As one big wooden house was converted into a hotel, the original brick hotel was converted into a house for Duehren's daughter Lydia and her new husband [Adams 1988:69].

Did the successive Acton hotels have a bar inside? Yes, apparently so, as we'll see momentarily. Was one or both of them called the '49er? Absence of proof isn't disproof, but we've encountered no evidence to that effect.

Click to enlarge.

What we do know is that Arthur R. Duehren, John Duehren's (eldest?) son, applied for a license in 1903 to operate a saloon inside the New Acton Hotel. His license application stated the hotel couldn't survive on room bookings alone [Los Angeles Herald, June 25, 1903].

The Los Angeles County Board of Supervisors denied the application. Why? Because the people of Acton had voted to become a "dry" town in the last general election [Los Angeles Herald, June 11, 1903].

Why would a rough-and-tumble mining town do that? That's where it gets fun.

It's precisely because it was so rough-and-tumble. Acton was divided into two factions. On one side were allies of William Broome, a shrewd businessman-politician. On the other side were friends of Norman M. "Rosy" Melrose, a boisterous Kentuckian who tended to instill fear in people. What came to be known in some circles as the "Crown Valley Feud" came to a head on January 20, 1903, when Melrose shot Broome dead in the street, right in front of the Acton Hotel.

The Duehrens were Broome partisans. The Duehrens ran the hotels and bars. Then as now, it's impossible to know who voted what way, but it doesn't take much imagination to speculate that the Melrose bunch ganged up at the ballot box in the November 1902 election to drive the Duehrens out of business. Specifically, the new "dry" law stated that "no application for either a wholesale or retail liquor license shall be granted" without a vote of the people of Los Angeles County [Los Angeles Herald, June 11, 1903].

Dial up the clock to April 1903, and one of the Duehrens and one of the Nickels testify in court that Broome was unarmed when Melrose gunned him down. (Melrose was exonerated.)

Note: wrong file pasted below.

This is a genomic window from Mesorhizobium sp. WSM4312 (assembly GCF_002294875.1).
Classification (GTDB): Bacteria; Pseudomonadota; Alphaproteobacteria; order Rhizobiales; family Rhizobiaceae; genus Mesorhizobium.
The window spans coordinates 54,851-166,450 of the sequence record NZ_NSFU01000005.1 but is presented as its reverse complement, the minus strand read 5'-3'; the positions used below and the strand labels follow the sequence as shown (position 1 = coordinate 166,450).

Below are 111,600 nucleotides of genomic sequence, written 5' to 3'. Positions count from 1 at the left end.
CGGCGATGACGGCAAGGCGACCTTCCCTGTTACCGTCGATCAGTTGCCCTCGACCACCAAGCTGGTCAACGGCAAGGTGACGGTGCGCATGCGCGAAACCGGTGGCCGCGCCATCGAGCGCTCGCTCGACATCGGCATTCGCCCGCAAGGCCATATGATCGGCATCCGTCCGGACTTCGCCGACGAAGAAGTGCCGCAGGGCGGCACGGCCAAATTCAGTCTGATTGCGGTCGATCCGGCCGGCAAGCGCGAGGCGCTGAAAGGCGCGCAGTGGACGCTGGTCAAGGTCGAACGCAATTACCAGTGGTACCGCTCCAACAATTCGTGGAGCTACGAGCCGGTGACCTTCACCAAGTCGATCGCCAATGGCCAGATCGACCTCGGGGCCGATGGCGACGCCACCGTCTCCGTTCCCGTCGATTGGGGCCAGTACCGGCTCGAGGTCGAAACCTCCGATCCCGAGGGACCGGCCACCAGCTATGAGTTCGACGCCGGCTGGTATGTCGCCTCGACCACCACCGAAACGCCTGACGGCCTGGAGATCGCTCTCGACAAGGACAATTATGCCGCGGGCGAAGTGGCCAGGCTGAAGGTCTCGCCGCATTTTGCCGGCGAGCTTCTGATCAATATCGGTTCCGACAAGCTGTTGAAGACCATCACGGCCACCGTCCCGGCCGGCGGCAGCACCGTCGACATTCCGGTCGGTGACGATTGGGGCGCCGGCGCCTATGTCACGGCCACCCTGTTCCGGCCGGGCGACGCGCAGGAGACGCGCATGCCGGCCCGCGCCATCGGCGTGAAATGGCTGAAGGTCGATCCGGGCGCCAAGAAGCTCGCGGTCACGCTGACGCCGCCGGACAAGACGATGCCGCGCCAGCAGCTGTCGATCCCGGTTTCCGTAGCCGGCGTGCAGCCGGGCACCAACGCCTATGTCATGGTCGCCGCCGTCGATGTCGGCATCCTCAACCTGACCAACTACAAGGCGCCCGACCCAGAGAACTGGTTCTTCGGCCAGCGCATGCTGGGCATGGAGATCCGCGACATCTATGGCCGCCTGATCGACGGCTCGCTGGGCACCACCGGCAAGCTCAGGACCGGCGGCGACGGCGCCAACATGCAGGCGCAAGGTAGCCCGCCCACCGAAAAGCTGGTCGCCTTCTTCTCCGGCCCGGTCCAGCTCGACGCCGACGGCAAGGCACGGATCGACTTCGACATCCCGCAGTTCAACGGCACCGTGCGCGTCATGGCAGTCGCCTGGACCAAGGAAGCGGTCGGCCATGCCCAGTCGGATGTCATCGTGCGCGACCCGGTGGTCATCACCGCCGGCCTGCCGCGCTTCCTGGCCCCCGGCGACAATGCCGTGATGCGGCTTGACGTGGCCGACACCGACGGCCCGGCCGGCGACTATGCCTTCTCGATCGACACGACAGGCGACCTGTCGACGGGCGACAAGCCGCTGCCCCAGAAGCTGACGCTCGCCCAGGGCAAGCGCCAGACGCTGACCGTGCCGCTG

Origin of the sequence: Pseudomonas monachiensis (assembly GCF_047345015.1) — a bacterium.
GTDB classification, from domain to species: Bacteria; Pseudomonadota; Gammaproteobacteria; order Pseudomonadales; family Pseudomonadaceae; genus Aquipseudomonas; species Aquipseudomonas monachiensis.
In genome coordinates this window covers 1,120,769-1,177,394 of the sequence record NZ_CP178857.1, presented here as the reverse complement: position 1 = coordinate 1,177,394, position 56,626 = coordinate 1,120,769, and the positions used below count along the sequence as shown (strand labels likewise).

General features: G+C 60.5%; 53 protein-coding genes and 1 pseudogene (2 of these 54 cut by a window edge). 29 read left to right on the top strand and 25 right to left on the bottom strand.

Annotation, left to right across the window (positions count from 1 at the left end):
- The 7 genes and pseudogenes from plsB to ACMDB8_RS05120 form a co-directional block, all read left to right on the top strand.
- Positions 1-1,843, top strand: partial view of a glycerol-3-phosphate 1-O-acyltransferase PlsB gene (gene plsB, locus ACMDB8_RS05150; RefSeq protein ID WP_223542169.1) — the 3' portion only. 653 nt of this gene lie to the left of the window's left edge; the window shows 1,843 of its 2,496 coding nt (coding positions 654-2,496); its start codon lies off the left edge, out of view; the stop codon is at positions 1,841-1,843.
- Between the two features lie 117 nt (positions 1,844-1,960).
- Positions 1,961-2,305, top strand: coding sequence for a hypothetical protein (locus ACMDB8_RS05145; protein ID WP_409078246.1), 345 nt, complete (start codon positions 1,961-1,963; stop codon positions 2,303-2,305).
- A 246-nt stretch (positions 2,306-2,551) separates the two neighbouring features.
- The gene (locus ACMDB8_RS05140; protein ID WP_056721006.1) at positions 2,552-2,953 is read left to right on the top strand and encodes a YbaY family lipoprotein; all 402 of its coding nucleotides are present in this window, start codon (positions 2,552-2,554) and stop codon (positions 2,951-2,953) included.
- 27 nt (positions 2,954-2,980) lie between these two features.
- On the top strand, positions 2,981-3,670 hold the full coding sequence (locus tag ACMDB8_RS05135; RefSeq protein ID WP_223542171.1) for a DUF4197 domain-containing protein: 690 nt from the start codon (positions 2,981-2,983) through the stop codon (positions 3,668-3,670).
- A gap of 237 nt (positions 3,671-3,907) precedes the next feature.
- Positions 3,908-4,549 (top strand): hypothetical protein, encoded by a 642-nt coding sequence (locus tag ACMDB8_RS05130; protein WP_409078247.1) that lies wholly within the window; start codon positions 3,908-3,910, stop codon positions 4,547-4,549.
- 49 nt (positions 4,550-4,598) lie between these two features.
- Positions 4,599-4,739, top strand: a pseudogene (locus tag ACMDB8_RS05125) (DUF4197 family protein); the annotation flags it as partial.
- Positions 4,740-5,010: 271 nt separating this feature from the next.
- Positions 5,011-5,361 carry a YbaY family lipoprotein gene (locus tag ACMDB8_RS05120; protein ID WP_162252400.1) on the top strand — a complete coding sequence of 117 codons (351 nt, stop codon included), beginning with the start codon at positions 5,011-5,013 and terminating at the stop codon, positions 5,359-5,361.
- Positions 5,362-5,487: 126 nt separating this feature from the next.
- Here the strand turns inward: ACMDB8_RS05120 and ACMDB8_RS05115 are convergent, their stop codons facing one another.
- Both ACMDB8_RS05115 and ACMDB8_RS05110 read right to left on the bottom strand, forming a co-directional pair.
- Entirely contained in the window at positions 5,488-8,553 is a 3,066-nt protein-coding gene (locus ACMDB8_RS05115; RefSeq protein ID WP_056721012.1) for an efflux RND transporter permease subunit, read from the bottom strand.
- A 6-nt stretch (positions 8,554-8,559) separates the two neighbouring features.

Add two more months and A.R. Duehren files for a saloon permit. He submits a petition signed by 32 residents, "includ(ing) all of the witnesses against Melrose upon his trial for killing Broome" [Los Angeles Herald, June 11, 1903]. "Even the superintendent of the Sunday school thought a saloon would be a desirable addition to Acton" [ibid., June 25, 1903]. Perhaps his sympathies stemmed from the fact that Broome had been a church deacon and John F. Duehren had co-founded a German Lutheran church back in Minnesota in 1856 [Minneapolis Morning Tribune, August 24, 1856, pg. 16].

"There is no possibility of Duehren's application being granted" because of the "dry" law on the books, the Herald reported [ibid.]. The newspaper speculated that "later another petition will be filed asking for a restaurant license."

Second Acton Hotel (1897-1945). Click image for more.

Why was A.R. Duehren coming for a license six years after his new hotel opened? We don't know — but we don't immediately find evidence that anyone named Duehren ever filed for a liquor license in the 1880s or 1890s. (Asterisk: Again, absence of proof isn't disproof, even when it's 80 proof.)

Maybe the Melrose gang ratted him out for not having a license (if he didn't) — after they made it impossible for him to get one. That's just conjecture. But something nefarious was surely going on. It was Acton in the 19-aughts, after all.

The second (wooden) Acton Hotel burned down in 1945. More research is needed to pin down the first mention of the '49er. County Assessor records appear to show a construction date of 1961, but they're ambiguous.

Genealogical researcher Tricia Lemon Putnam contributed to this story.

— Leon Worden 2020

LW3700: 9600 dpi jpeg from original belt buckle purchased 2019 by Leon Worden.